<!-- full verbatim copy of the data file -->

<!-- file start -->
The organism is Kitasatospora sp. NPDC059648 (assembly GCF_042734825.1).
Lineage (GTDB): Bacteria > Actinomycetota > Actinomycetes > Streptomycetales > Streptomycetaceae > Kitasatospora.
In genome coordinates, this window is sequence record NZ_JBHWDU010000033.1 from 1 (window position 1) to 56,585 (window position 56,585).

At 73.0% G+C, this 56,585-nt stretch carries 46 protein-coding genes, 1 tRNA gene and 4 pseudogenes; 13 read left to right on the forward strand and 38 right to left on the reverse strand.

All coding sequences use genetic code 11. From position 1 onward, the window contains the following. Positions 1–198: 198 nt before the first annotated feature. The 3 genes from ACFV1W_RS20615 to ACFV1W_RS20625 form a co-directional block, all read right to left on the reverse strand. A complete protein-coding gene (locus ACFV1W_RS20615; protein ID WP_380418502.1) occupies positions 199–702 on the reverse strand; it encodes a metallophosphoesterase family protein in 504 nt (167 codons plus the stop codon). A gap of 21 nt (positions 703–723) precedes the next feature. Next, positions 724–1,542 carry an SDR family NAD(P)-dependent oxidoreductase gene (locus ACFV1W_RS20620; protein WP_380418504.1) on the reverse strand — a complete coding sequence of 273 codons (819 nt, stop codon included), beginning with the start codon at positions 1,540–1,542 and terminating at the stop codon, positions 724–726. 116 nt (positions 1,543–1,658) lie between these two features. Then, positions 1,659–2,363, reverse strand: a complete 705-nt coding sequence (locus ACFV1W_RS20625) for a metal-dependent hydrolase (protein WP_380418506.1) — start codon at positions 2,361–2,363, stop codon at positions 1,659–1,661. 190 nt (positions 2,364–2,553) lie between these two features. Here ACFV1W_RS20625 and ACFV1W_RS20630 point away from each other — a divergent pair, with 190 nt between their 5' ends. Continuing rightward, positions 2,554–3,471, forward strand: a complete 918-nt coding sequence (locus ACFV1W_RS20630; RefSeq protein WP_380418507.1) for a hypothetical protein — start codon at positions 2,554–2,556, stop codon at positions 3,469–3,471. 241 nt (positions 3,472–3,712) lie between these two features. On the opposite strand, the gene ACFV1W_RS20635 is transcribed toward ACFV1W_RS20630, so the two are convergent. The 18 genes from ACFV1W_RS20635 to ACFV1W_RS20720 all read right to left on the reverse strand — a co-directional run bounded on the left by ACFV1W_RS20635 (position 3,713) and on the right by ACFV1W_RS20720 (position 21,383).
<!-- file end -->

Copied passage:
The organism is Kitasatospora sp. NPDC059648 (assembly GCF_042734825.1).
Lineage (GTDB): Bacteria > Actinomycetota > Actinomycetes > Streptomycetales > Streptomycetaceae > Kitasatospora.
In genome coordinates, this window is sequence record NZ_JBHWDU010000033.1 from 1 (window position 1) to 56,585 (window position 56,585).

At 73.0% G+C, this 56,585-nt stretch carries 46 protein-coding genes, 1 tRNA gene and 4 pseudogenes; 13 read left to right on the forward strand and 38 right to left on the reverse strand.

All coding sequences use genetic code 11. From position 1 onward, the window contains the following. Positions 1–198: 198 nt before the first annotated feature. The 3 genes from ACFV1W_RS20615 to ACFV1W_RS20625 form a co-directional block, all read right to left on the reverse strand. A complete protein-coding gene (locus ACFV1W_RS20615; protein ID WP_380418502.1) occupies positions 199–702 on the reverse strand; it encodes a metallophosphoesterase family protein in 504 nt (167 codons plus the stop codon). A gap of 21 nt (positions 703–723) precedes the next feature. Next, positions 724–1,542 carry an SDR family NAD(P)-dependent oxidoreductase gene (locus ACFV1W_RS20620; protein WP_380418504.1) on the reverse strand — a complete coding sequence of 273 codons (819 nt, stop codon included), beginning with the start codon at positions 1,540–1,542 and terminating at the stop codon, positions 724–726. 116 nt (positions 1,543–1,658) lie between these two features. Then, positions 1,659–2,363, reverse strand: a complete 705-nt coding sequence (locus ACFV1W_RS20625) for a metal-dependent hydrolase (protein WP_380418506.1) — start codon at positions 2,361–2,363, stop codon at positions 1,659–1,661. 190 nt (positions 2,364–2,553) lie between these two features. Here ACFV1W_RS20625 and ACFV1W_RS20630 point away from each other — a divergent pair, with 190 nt between their 5' ends. Continuing rightward, positions 2,554–3,471, forward strand: a complete 918-nt coding sequence (locus ACFV1W_RS20630; RefSeq protein WP_380418507.1) for a hypothetical protein — start codon at positions 2,554–2,556, stop codon at positions 3,469–3,471. 241 nt (positions 3,472–3,712) lie between these two features. On the opposite strand, the gene ACFV1W_RS20635 is transcribed toward ACFV1W_RS20630, so the two are convergent. The 18 genes from ACFV1W_RS20635 to ACFV1W_RS20720 all read right to left on the reverse strand — a co-directional run bounded on the left by ACFV1W_RS20635 (position 3,713) and on the right by ACFV1W_RS20720 (position 21,383).